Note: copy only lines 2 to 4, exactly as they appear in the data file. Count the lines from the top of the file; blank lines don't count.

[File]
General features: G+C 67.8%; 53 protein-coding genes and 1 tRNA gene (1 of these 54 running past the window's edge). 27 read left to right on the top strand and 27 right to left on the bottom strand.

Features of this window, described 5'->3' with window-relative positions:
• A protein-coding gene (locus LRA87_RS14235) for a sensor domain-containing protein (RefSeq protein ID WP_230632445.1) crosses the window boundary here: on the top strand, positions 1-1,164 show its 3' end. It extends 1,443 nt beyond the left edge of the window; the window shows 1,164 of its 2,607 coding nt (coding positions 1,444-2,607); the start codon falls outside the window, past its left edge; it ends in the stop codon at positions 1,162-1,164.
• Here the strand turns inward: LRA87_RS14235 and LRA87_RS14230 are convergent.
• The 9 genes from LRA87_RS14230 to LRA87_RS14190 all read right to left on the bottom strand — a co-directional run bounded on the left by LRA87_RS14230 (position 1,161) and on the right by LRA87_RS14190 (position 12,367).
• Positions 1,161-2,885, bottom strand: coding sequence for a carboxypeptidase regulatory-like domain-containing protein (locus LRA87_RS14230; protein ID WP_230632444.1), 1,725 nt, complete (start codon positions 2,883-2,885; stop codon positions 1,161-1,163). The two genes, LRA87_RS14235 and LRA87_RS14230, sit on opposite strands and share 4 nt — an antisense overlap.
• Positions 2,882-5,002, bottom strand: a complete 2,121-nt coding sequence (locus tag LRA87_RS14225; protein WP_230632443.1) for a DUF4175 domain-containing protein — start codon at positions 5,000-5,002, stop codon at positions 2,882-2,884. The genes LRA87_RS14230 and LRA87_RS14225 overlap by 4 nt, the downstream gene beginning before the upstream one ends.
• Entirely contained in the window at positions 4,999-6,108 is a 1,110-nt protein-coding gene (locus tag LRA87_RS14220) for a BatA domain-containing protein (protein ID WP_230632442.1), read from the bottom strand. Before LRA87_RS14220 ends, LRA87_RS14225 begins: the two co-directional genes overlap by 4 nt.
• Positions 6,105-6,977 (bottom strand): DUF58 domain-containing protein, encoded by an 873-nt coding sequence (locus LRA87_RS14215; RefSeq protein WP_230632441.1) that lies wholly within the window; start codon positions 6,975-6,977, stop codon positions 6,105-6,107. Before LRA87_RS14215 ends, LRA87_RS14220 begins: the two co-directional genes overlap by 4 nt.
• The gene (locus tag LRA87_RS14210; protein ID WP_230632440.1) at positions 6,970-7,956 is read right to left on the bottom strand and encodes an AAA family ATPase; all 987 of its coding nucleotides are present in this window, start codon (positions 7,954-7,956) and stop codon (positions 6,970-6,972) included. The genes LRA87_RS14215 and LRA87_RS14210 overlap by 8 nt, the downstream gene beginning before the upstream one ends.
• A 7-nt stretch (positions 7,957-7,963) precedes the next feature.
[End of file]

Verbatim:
Features of this window, described 5'->3' with window-relative positions:
• A protein-coding gene (locus LRA87_RS14235) for a sensor domain-containing protein (RefSeq protein ID WP_230632445.1) crosses the window boundary here: on the top strand, positions 1-1,164 show its 3' end. It extends 1,443 nt beyond the left edge of the window; the window shows 1,164 of its 2,607 coding nt (coding positions 1,444-2,607); the start codon falls outside the window, past its left edge; it ends in the stop codon at positions 1,162-1,164.
• Here the strand turns inward: LRA87_RS14235 and LRA87_RS14230 are convergent.